earth, who ate and drank in His presence, who were taught by Him, and who
even followed Him for a time. They learned a great deal about Him. But on
the day of God’s judgment, Christ will tell these “evildoers” to depart (312).
b. Jesus tells us, “Strive to enter through the narrow door; for many, I tell you,
will seek to enter and will not be able. Once the head of the house gets up
and shuts the door, and you begin to stand outside and knock on the door,
saying, ‘Lord, open up to us!’ then He will answer and say to you, ‘I do not
know where you are from.’ Then you will begin to say, ‘We ate and drank in
Your presence, and You taught in our streets’; and He will say, ‘I tell you, I
do not know where you are from; depart from Me, all you evildoers’” (Luke
13:24-27).
c. Hypocrites may also learn a great deal about the Lord through His Creation
and Providence, and through His Word. But this knowledge will always fall
short of what the saints possess (312-313).
d. Unbelievers may have true knowledge about Christ, but still not really know
Him.

2. How can we know whether we have the counterfeit or the reality?


a. Shepard writes, “The saving knowledge of Jesus Christ is this, whereby the
soul, being sensible of his ignorance of Jesus, beholds such a glory of
Christ’s person, as that he esteems him in all his glory, as his present,
greatest, and only good” (313).
b. When a man sees Christ in this way for the first time, he realizes he has never
really seen Him before.
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(i) Jesus tells us about those who see Him and about those who don’t really
see Him, in John 9:39-41. He said, “For judgment I came into this world,
so that those who do not see may see, and that those who see may become
blind. Those of the Pharisees who were with Him heard these things and
said to Him, ‘We are not blind too, are we?’ Jesus said to them, ‘If you
were blind, you would have no sin; but since you say, “We see,” your sin
remains.’”
(ii) If the Pharisees would have admitted to their blindness, if they would
have humbled themselves, they would have been saved. But since they
did not truly repent – since they claimed to see, when clearly they didn’t –
they showed they hadn’t and so were not forgiven.
(iii) Those whose eyes are opened see their spiritual poverty and sin, see
Christ as their greatest good, and so turn from their sins to Christ.
(iv) Before the Lord had mercy on us and opened our eyes, Christ was no
more precious to us than to the Jews who rejected Him (Ibid.), as Isaiah
prophesied they would see Him, “He has no stately form or majesty that
we should look upon Him, nor appearance that we should be attracted to
Him. He was despised and forsaken of men, a man of sorrows and
acquainted with grief; and like one from whom men hide their face He
was despised, and we did not esteem Him” (Isa. 53:2-3).
(iv) But the Lord having opened our eyes, now we see a glory in Christ we
didn’t see before; and not only in Christ, but in everything that has to do
with Him:
(a) In His grace and truth: “And the Word became flesh, and dwelt
among us, and we saw His glory, glory as of the only begotten from the
Father, full of grace and truth” (John 1:14).
(b) In the glory of His holiness: “But to this day whenever Moses is read,
a veil lies over their heart; but whenever a person turns to the Lord, the
veil is taken away. Now the Lord is the Spirit, and where the Spirit of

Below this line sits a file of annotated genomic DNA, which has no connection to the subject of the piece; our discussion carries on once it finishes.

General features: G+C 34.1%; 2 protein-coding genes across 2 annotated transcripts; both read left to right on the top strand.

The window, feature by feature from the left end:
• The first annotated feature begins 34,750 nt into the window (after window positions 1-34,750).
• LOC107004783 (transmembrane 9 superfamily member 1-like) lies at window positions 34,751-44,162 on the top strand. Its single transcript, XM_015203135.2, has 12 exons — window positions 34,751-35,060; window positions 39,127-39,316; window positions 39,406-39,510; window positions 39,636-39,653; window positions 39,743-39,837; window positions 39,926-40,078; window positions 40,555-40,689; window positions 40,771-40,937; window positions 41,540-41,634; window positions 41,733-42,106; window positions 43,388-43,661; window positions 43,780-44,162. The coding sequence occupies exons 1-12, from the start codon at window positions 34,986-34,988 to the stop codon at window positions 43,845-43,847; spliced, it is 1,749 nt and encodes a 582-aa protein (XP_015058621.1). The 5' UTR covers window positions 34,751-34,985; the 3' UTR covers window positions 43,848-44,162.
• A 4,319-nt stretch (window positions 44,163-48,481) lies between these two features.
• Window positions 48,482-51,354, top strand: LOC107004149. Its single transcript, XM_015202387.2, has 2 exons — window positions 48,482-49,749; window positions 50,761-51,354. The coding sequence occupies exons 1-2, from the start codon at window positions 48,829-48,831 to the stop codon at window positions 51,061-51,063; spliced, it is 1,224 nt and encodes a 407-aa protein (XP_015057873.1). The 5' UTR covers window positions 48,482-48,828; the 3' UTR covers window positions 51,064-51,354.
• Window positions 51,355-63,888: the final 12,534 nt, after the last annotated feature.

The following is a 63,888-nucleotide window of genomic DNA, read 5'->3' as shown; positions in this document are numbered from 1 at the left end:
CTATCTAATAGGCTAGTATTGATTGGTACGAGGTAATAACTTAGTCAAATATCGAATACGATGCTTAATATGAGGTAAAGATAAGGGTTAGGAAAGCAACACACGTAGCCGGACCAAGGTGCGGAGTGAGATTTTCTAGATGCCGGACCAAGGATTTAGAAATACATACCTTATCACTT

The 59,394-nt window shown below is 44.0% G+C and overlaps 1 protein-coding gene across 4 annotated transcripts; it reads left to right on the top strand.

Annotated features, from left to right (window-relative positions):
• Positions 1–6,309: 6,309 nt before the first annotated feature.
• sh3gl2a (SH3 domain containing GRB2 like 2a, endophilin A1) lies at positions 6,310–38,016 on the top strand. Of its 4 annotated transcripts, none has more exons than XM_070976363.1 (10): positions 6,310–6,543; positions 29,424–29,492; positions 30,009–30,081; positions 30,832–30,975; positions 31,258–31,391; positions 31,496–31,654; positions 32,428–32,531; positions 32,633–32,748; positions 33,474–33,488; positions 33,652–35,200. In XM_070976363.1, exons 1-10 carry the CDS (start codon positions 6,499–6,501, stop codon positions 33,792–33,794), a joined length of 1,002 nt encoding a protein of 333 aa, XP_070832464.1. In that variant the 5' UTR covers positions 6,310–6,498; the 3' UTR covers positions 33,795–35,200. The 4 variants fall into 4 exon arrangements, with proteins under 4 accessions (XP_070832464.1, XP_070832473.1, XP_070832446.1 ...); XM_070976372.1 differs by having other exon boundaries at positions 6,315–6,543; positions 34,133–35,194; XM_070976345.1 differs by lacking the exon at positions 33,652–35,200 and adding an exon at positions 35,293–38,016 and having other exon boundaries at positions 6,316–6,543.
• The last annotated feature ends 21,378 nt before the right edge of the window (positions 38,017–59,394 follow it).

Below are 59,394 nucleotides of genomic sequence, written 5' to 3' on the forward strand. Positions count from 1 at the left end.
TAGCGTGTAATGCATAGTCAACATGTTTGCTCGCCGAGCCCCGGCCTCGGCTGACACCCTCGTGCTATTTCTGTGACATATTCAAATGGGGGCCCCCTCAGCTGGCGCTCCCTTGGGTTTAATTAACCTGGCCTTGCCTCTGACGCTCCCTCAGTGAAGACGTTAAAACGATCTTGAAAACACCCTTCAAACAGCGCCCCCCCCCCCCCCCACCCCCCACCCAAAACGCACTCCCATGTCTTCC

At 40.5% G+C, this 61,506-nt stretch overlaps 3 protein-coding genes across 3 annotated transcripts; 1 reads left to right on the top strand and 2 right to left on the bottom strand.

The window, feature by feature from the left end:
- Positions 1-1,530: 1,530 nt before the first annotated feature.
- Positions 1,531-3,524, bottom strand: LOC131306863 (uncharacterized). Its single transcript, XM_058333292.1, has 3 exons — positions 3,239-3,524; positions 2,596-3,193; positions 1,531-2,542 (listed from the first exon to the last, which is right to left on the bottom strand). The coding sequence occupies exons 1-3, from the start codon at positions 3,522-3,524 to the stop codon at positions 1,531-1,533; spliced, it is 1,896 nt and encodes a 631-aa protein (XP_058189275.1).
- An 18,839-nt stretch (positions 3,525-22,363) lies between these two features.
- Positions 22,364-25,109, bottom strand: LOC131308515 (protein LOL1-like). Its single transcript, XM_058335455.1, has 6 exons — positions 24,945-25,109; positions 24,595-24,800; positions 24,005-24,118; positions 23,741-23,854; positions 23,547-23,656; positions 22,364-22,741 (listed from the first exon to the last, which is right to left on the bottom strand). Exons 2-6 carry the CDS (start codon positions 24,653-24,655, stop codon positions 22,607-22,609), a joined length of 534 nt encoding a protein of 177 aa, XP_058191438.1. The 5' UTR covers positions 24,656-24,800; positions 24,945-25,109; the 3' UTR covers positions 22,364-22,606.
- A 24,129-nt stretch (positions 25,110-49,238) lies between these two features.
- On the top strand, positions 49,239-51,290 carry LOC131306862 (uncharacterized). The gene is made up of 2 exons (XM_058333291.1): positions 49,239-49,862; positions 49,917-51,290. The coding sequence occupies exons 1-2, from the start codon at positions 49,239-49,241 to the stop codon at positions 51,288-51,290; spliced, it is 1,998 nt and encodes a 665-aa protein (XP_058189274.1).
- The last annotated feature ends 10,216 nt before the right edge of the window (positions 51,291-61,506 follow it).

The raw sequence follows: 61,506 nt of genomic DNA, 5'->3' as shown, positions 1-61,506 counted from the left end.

the Lord is, there is liberty. But we all, with unveiled face, beholding
as in a mirror the glory of the Lord, are being transformed into the same
image from glory to glory, just as from the Lord, the Spirit” (2 Cor.
3:15-18; cf. Isa. 6:3).
(c) In His Law and ordinances: “The fear of the LORD is clean, enduring
forever; the judgments of the LORD are true; they are righteous
altogether. They are more desirable than gold, yes, than much fine
gold; sweeter also than honey and the drippings of the honeycomb”
(Psalm 19:9-10; 314).
(d) He becomes our greatest and only good (315).

C. Finally, Shepard gives us two additional ways the unbeliever can fall short of this
true knowledge.
1. First, he writes, “Those that esteem Christ as men do merchandise; they would
fain [be glad to] have it, but are loth [reluctant] to bring it. Men may esteem
Christ, as they think, the only good; but herein their falseness appears, that they
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neglect means to it, because they have some good else to quiet them. And here
is condemned all lazy profession.”
a. They want Christ at some level, but it’s the same kind of desire that men have
for other things.
b. They would like to have Him and eternal life, because they don’t want to end
up in hell, but they really don’t want Him on His terms – they don’t want to
trust Him, repent of their sins, and push forward towards sanctification with
the kind of obedience He requires.
c. If this is the price, they’ll settle for the world instead.

2. Second, he writes, “Those that would have Christ, and esteem him highly, and
use means for him diligently, but they must have Christ, and world, and lust, and
ease likewise. Christ to quiet their consciences, and the world their hearts;
Christ to rest on when their duties fail them, and the world to rest in when the
consolations of Christ are denied unto them.’
a. They are divided: they have one foot in heaven and one in the world – Christ
to take away their guilt and punishment and the world to satisfy their lusts.
b. But those who want Christ and the world really don’t want Christ at all.
They want fire insurance, or to believe that they are saved from hell, only to
enjoy the world more.
c. We can’t have Christ and the world (the evil things in this world) – we must
let the world go entirely, or we won’t be saved.
d. Jesus said to His disciples, “If anyone wishes to come after Me, he must deny
himself, and take up his cross and follow Me. For whoever wishes to save
his life will lose it; but whoever loses his life for My sake will find it” (Matt.
16:24-25).

3. And so examine your hearts this evening:


a. Is it Christ you want or the world?
b. If it’s Christ, are you willing to let go of the world?
c. It’s only those who really see the beauty of Christ that are willing to take Him
as their greatest treasure: and it’s only those who will see heaven. Amen.